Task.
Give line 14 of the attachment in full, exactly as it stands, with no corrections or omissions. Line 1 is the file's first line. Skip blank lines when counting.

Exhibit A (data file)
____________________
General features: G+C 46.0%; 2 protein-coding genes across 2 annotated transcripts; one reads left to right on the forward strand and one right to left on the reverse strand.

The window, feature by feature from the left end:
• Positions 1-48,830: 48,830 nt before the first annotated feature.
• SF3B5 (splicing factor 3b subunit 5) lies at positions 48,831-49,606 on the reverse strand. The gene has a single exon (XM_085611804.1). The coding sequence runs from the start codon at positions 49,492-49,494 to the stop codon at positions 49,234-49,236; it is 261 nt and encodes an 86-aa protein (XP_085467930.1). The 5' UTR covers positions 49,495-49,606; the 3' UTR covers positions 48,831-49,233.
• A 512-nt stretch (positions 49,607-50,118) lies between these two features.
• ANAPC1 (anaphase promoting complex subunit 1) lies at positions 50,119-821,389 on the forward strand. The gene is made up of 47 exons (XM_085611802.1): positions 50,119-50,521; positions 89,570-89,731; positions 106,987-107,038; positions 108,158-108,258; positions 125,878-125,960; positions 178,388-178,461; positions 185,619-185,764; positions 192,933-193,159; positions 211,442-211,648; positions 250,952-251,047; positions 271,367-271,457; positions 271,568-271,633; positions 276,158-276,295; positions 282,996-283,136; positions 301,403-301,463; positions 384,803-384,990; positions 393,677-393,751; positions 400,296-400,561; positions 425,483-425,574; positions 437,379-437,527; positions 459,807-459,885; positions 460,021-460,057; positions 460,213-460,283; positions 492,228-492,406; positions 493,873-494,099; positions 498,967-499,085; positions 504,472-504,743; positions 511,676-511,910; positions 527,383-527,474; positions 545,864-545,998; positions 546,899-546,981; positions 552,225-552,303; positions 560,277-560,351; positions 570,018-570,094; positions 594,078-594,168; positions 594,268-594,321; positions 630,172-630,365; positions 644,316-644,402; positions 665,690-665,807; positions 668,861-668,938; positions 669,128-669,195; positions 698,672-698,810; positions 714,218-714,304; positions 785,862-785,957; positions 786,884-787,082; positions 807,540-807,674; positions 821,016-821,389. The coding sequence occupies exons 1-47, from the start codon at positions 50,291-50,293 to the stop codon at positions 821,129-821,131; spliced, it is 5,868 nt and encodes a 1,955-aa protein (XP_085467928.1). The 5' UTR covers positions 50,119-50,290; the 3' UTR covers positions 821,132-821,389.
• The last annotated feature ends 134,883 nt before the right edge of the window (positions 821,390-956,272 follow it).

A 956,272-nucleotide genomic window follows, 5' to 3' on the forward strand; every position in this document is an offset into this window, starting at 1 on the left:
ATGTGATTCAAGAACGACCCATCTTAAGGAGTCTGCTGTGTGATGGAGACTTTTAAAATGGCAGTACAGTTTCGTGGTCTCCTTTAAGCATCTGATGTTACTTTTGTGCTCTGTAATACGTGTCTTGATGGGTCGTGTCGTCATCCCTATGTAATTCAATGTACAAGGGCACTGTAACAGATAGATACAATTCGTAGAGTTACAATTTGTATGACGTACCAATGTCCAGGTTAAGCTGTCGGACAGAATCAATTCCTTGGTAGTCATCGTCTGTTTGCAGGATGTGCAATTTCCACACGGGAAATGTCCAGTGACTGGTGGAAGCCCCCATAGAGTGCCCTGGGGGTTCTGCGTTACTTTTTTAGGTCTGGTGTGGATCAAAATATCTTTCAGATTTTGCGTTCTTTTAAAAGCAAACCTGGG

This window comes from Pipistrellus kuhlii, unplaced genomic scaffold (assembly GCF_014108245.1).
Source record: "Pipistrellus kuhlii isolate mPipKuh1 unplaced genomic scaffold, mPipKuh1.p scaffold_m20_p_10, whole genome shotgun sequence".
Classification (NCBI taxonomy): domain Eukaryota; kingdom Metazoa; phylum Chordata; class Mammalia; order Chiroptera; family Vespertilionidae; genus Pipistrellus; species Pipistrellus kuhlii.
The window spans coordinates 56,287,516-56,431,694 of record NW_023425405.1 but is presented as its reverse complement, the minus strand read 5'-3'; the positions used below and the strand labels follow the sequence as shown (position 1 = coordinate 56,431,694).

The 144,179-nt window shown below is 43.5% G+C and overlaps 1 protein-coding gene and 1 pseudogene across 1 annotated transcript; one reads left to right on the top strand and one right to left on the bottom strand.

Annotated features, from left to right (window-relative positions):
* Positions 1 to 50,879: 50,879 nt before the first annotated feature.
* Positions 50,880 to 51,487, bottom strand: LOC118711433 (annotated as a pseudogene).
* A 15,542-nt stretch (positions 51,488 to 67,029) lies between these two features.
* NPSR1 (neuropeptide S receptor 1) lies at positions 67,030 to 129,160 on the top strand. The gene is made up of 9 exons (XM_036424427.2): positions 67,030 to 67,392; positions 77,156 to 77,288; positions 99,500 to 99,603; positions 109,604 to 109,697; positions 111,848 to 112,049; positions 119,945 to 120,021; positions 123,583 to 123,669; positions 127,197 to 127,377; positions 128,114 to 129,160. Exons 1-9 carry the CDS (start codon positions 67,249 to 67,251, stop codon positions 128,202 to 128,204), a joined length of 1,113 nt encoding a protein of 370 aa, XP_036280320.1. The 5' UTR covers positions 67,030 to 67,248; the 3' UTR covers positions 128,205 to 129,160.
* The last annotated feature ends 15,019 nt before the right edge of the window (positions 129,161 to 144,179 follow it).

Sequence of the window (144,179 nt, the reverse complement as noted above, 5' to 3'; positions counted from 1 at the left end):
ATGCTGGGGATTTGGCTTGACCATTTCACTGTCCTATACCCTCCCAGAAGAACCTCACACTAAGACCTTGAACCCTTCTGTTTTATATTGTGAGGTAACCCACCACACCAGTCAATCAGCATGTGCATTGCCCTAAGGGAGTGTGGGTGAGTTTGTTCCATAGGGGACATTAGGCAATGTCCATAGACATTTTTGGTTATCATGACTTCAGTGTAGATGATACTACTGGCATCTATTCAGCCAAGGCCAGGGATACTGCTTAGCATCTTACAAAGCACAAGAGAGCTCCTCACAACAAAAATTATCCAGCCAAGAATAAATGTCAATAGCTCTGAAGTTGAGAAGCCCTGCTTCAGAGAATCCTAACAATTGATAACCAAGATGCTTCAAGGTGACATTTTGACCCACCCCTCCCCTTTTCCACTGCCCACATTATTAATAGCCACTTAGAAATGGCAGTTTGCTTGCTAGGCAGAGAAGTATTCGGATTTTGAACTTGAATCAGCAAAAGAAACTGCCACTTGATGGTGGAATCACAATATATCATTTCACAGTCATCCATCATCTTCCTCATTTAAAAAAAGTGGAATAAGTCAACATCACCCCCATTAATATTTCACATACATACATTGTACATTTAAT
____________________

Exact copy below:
The 144,179-nt window shown below is 43.5% G+C and overlaps 1 protein-coding gene and 1 pseudogene across 1 annotated transcript; one reads left to right on the top strand and one right to left on the bottom strand.